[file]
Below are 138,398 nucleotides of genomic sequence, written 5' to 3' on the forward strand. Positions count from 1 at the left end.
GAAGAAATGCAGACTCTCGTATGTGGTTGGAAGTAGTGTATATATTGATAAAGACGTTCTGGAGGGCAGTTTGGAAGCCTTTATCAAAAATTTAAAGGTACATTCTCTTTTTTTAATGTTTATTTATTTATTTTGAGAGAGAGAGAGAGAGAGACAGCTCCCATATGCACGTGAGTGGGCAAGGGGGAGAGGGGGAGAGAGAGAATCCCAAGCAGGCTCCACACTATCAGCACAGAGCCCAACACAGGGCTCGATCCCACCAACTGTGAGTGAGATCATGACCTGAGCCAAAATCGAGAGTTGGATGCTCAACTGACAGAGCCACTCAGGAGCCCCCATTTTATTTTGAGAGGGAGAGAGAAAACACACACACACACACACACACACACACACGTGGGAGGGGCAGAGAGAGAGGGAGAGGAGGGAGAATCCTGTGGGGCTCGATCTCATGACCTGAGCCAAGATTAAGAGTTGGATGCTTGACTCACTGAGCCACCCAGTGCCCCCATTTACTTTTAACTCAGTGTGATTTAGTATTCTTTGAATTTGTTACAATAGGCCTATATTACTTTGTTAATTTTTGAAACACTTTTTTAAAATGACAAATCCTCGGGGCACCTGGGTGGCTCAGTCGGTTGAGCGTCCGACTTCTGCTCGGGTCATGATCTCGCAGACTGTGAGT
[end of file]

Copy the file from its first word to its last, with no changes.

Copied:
Below are 138,398 nucleotides of genomic sequence, written 5' to 3' on the forward strand. Positions count from 1 at the left end.
GAAGAAATGCAGACTCTCGTATGTGGTTGGAAGTAGTGTATATATTGATAAAGACGTTCTGGAGGGCAGTTTGGAAGCCTTTATCAAAAATTTAAAGGTACATTCTCTTTTTTTAATGTTTATTTATTTATTTTGAGAGAGAGAGAGAGAGAGACAGCTCCCATATGCACGTGAGTGGGCAAGGGGGAGAGGGGGAGAGAGAGAATCCCAAGCAGGCTCCACACTATCAGCACAGAGCCCAACACAGGGCTCGATCCCACCAACTGTGAGTGAGATCATGACCTGAGCCAAAATCGAGAGTTGGATGCTCAACTGACAGAGCCACTCAGGAGCCCCCATTTTATTTTGAGAGGGAGAGAGAAAACACACACACACACACACACACACACACACGTGGGAGGGGCAGAGAGAGAGGGAGAGGAGGGAGAATCCTGTGGGGCTCGATCTCATGACCTGAGCCAAGATTAAGAGTTGGATGCTTGACTCACTGAGCCACCCAGTGCCCCCATTTACTTTTAACTCAGTGTGATTTAGTATTCTTTGAATTTGTTACAATAGGCCTATATTACTTTGTTAATTTTTGAAACACTTTTTTAAAATGACAAATCCTCGGGGCACCTGGGTGGCTCAGTCGGTTGAGCGTCCGACTTCTGCTCGGGTCATGATCTCGCAGACTGTGAGT